By Maureen Hart
Back when I was pregnant with my child three decades ago, I remember driving home from work and telling the unborn baby about all the wonderful things awaiting on the outside.
“You’re going to love fireworks and the Fourth of July” I told her that summer.
“Wait till you see pumpkins and bonfires and Thanksgiving” I told her in the autumn.
“Christmas is going to be your favorite,” I told her that winter. “Wait till you see the tinsel and shining ornaments and presents.”
After her birth, I savored all of the opportunities to show her the first snowfall, vivid autumn leaves, fluffy puppies, icicles, just-baked cookies, and all the other wonders of the universe.
Then she grew up, and I forgot a lot of that wonder.
Now I have a grandson who is 20 months old and he is teaching me all over again.
I’d forgotten that water is the best thing on the planet. Not just for drinking. No, the little one has shown me that rain is an absolute miracle. There you are, playing with a toy truck, and suddenly water droplets come down. My grandson doesn’t want to run away from it – he wants to embrace it, along with every puddle. I thought the kitchen sink was for washing off dishes, but Padraig has taught me that it is for playing with the faucet, which can run hot OR cold, and for spraying everyone in sight in a fit of giggles. On a very lucky day I let him take a bath in it and he is deliriously happy.
I make use of all my kitchen utensils without a thought, but to a toddler, the whisks, measuring cups and spoons, pots and pans are even more wonderful than Fisher-Price toys. As are yard sticks, screwdrivers, Scotch tape, straws, rubber spatulas, pens (oh, especially pens), keys, playing cards, and remote controls.
When he leaves our house at night time, he looks up in the sky and shouts, “Moon!” with total awe. Why don’t we all shout “Moon” when we spot its shining presence? Probably because we’re used to it. We know the moon will be there on most nights. But to the little one, it is a constant surprise worth celebrating. Remember in the movie “Moonstruck” when Grandpa says, “Luna, La Bella Luna”? We should all be doing that.
What about the trucks and cars that speed along our street. We think they are a nuisance, but Padraig is delighted to watch them from the window. He thinks they are there to entertain, just like the miniature models he pushes around the carpet.
What about music? When Padraig hears a song from “Frozen” or the guys from “Celtic Thunder” (go figure), he stops everything he is doing to dance and sing and play it all over again.
Blowing bubbles has become my hobby. It’s amazing really. Bubbles floating in the air. The toddler and the dog competing to break them. Who knew you could have so much fun with a plastic bottle from the Dollar Store?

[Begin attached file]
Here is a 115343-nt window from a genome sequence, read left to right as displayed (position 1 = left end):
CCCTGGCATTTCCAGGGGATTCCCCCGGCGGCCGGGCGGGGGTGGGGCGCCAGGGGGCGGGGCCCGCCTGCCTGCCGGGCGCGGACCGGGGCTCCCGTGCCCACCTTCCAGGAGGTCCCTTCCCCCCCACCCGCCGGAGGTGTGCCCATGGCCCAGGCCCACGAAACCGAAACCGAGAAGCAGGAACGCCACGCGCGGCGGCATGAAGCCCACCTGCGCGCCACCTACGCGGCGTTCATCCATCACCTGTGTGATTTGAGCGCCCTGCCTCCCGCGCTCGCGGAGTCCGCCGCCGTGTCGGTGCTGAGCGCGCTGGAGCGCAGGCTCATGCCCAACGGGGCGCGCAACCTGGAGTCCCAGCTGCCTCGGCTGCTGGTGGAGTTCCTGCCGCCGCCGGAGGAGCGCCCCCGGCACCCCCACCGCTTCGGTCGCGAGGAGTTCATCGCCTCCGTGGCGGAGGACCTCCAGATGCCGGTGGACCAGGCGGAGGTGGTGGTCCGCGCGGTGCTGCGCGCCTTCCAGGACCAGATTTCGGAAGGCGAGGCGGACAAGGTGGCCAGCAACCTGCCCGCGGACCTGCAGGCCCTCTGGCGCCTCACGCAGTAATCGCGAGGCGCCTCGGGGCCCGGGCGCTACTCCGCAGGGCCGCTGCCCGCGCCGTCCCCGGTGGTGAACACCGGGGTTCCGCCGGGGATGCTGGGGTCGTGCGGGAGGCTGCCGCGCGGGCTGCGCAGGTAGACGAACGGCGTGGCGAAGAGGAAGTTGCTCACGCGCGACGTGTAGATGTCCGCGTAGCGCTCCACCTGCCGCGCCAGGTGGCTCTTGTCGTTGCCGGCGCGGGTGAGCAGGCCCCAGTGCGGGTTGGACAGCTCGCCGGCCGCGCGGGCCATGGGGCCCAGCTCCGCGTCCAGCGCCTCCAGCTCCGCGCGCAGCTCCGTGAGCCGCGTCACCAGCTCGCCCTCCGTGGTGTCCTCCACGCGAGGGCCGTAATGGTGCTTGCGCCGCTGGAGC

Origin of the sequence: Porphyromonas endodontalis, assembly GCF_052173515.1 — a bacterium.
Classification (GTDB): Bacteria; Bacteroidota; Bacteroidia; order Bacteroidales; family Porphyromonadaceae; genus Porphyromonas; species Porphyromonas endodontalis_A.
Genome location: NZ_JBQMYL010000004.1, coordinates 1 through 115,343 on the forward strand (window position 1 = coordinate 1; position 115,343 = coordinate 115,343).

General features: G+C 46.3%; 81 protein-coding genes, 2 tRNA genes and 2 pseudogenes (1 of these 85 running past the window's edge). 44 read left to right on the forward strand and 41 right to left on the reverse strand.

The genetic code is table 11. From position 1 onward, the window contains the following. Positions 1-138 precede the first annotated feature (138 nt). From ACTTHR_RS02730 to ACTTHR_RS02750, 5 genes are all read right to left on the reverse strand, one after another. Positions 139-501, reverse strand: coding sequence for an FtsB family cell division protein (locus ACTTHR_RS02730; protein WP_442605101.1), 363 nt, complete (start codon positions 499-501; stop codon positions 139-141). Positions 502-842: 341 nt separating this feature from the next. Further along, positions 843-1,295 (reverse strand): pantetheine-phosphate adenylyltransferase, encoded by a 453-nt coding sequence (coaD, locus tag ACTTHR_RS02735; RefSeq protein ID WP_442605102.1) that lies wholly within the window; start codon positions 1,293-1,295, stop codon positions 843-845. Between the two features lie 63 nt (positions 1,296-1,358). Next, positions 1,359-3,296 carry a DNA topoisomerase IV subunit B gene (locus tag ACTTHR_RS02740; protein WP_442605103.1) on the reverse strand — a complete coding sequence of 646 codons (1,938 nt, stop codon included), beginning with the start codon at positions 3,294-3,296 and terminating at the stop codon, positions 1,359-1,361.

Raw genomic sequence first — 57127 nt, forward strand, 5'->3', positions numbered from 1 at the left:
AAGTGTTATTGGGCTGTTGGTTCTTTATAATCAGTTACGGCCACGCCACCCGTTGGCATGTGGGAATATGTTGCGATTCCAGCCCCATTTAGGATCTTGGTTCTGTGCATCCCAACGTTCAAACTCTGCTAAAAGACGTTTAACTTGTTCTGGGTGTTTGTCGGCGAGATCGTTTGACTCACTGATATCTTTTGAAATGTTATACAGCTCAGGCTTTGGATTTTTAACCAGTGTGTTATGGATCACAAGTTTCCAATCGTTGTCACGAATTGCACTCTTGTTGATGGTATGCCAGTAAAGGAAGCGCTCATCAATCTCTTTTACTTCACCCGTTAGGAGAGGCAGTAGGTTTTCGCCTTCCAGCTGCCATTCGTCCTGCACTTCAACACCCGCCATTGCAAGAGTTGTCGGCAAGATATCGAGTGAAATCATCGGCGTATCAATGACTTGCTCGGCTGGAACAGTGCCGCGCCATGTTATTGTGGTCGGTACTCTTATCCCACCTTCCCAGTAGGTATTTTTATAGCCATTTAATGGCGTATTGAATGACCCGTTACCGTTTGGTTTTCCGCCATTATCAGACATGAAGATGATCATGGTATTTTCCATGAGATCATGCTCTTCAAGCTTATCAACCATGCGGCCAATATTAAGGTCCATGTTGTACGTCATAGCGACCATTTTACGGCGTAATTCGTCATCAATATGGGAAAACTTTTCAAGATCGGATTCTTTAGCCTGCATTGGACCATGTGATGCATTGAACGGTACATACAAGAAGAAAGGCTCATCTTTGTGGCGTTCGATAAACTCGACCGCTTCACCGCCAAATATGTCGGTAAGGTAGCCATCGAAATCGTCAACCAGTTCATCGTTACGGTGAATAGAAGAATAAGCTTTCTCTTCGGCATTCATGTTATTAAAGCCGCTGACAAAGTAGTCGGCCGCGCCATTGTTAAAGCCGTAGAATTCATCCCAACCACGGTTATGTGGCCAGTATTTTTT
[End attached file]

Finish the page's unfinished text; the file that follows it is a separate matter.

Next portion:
Food. While most of us really like to eat, do we take the unabashed joy that a toddler takes as s/he marvels not just at the taste, but the texture and color? There’s nothing creamier than a yogurt, or crunchier than a pretzel, or as soothing as a cool cup of water with ice cubes. Do we take the time to really savor all of these simple things? Imagine that you are tasting such delights as carrots or hummus or pizza or chicken for the very first time. That’s what toddlers do on a continual basis. Our Podge loves quesadillas and fish and green beans and strawberries and I hope he never loses that delight.
There are some things Padraig is not fond of. He’d rather run around in a diaper than all the snappy clothes his parents buy for him, and let’s be honest, it does feel better. He likes freedom because so much of his universe is a big “no!” Don’t touch the stove, the light switch, the television controls, the crystal, the dog bowl….everything must seem off-limits to a little one.. Having a big park or a big room to just frolic in must seem like the most delicious feeling in the world.
There are a few things the little man likes that I am not so fond of, to be honest. He thinks creepy crawling bugs are fascinating. He’s still learning to distinguish between rocks and dog poop (big, big NO!). He’ll happily eat the wrapping on a piece of cheese if you don’t move fast enough to peel it and anything dropped on the floor is fair game for the mouth. He thinks ice cubes make a great floor decoration now that he can open the bottom drawer of the refrigerator and help himself.
What our grandson takes the most delight in, however, should teach us all a lesson. He loves the people in his life. He adores his Mama and Daddy, his grandparents (Mimi, Gaga, Nana and PopPop), his aunts and uncles, his cousins, his little friends at day care, his neighbors (human and canine), and pretty much everybody he meets. He doesn’t see age or color, he doesn’t care about their political beliefs or biases. He just wants to be loved and give love, to jump into somebody’s lap, to show off his new words and skills, to be read a book or taught a song. At this age, he assumes everybody else is eager to do these things. He isn’t afraid or jaded or prejudiced.
If you have a child or a grandchild, a niece or nephew, a neighbor, and you are not observing all of these wonderful lessons of innocence, you are missing out on one of the most spectacular experiences in life. Children take us back to the beginning, when everything is new and shiny and exciting. This time around, I hope I don’t forget.